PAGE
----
Can anybody out there identify the melody of the "Cradle Song?" It sounds vaguely familiar but I can't place it for the life of me. The "Peter and the Wolf" excerpt is identified as "Procession", which would lead one to believe the final section will be heard - as indeed it is, but not until after the themes of Peter and the hunters in their original forms are, as well as a bit of the music heard while the bird is taunting the wolf! Sam Morganstern, the composer of the last item, was best known not for his composing but for his musical reference works; I grew up with a dog-eared copy of his "Dictionary of Musical Themes" which he co-authored with conductor Howard Barlow.

Sunday, January 4, 2015

Mozart: Symphony No. 39 (Szell)

Cover design by Alex Steinweiss
(restored by Peter Joelson)
Growing up in the 70s, I would hear the term "Big Five" bandied about as it applied to American orchestras - those of New York, Philadelphia, Boston, Chicago and Cleveland.  Thirty years prior, the number was the "Big Three" - neither the Chicago nor the Cleveland orchestras reached that exalted status until Fritz Reiner took over the one, and George Szell (1897-1970) the other.  Szell assumed the directorship in Cleveland in 1946, and held the post until his death, transforming the orchestra in the process.  Among the first of their many recordings is the following:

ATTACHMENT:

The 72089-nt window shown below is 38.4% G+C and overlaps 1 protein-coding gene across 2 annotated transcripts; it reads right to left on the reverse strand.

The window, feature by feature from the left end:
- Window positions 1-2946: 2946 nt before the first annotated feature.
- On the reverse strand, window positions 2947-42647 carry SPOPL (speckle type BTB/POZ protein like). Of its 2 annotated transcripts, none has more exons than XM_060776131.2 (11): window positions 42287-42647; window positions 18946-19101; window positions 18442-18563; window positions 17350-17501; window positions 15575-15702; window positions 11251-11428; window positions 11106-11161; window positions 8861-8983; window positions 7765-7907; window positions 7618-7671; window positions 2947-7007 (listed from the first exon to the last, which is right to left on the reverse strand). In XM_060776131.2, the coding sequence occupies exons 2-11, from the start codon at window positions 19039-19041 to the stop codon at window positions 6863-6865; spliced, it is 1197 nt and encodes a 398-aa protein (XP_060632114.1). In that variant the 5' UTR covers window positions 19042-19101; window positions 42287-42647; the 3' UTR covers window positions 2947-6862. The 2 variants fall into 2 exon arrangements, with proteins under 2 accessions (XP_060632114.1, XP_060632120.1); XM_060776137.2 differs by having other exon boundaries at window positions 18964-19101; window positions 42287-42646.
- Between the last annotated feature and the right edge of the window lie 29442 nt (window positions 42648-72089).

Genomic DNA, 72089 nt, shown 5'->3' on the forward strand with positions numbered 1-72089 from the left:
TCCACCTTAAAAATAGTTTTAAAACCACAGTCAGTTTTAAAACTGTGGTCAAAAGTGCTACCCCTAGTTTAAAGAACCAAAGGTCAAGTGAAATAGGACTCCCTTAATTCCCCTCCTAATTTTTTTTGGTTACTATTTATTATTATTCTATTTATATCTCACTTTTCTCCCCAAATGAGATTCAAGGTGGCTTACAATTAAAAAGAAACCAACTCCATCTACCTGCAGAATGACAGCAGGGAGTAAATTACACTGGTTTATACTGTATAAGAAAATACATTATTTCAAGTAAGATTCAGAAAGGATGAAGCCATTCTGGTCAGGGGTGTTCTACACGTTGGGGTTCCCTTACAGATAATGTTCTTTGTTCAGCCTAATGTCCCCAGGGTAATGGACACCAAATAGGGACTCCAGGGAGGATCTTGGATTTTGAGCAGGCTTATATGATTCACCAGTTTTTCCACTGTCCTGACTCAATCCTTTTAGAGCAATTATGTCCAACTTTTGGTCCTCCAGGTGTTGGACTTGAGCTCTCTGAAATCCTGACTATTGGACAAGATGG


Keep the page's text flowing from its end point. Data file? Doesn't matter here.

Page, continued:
Mozart: Symphony No. 39 in E Flat Major, K. 543
Cleveland Orchestra conducted by George Szell
Recorded April 22, 1947
Columbia Masterworks set MM-801, three 78-rpm records
Link (FLAC files, 66.44 MB)
Link (MP3 files, 43.76 MB)

This wasn't Szell's first recording of the Mozart E Flat Symphony.  One of his earliest recordings featured it, an acoustical version for German Odeon with the orchestra of the Berlin Staatsoper in 1924.  Of great rarity, I should imagine - I've never encountered it.

The Cleveland Orchestra was already a fine one when Szell took it over, as many recordings with it by Nikolai Sokoloff, Artur Rodzinski and Erich Leinsdorf prove.  One of the first I ever owned is this one by Rodzinski of an old warhorse:

Tchaikovsky: Marche Slave, Op. 31
Cleveland Orchestra conducted by Artur Rodzinski
Recorded December 14, 1940
Columbia 11567-D, one 78-rpm record
Link (FLAC file, 22.00 MB)
Link (MP3 file, 13.59 MB)

This is one of the reclaimed records that I talk about in this post; I bought it new from Clark Music in Decatur, Ga., in 1974, when I was 11, and I have been, so far, the only owner of this copy.